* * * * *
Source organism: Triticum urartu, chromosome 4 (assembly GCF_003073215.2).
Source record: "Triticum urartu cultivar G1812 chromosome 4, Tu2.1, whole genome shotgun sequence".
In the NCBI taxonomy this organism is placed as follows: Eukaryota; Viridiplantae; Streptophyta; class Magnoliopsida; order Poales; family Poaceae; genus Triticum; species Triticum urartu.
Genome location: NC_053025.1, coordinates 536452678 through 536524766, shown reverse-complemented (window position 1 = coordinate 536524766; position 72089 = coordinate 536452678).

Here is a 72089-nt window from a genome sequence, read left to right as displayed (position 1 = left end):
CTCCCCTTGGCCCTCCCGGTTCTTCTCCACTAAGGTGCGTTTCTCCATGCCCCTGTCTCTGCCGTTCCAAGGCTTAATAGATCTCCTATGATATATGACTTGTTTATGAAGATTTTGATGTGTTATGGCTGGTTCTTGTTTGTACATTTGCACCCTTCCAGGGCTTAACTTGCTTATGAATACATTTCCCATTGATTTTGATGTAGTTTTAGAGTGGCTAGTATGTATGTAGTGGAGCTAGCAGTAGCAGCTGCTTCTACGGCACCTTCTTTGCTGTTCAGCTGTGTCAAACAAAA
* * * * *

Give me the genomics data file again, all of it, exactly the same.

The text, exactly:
Source organism: Triticum urartu, chromosome 4 (assembly GCF_003073215.2).
Source record: "Triticum urartu cultivar G1812 chromosome 4, Tu2.1, whole genome shotgun sequence".
In the NCBI taxonomy this organism is placed as follows: Eukaryota; Viridiplantae; Streptophyta; class Magnoliopsida; order Poales; family Poaceae; genus Triticum; species Triticum urartu.
Genome location: NC_053025.1, coordinates 536452678 through 536524766, shown reverse-complemented (window position 1 = coordinate 536524766; position 72089 = coordinate 536452678).

Here is a 72089-nt window from a genome sequence, read left to right as displayed (position 1 = left end):
CTCCCCTTGGCCCTCCCGGTTCTTCTCCACTAAGGTGCGTTTCTCCATGCCCCTGTCTCTGCCGTTCCAAGGCTTAATAGATCTCCTATGATATATGACTTGTTTATGAAGATTTTGATGTGTTATGGCTGGTTCTTGTTTGTACATTTGCACCCTTCCAGGGCTTAACTTGCTTATGAATACATTTCCCATTGATTTTGATGTAGTTTTAGAGTGGCTAGTATGTATGTAGTGGAGCTAGCAGTAGCAGCTGCTTCTACGGCACCTTCTTTGCTGTTCAGCTGTGTCAAACAAAA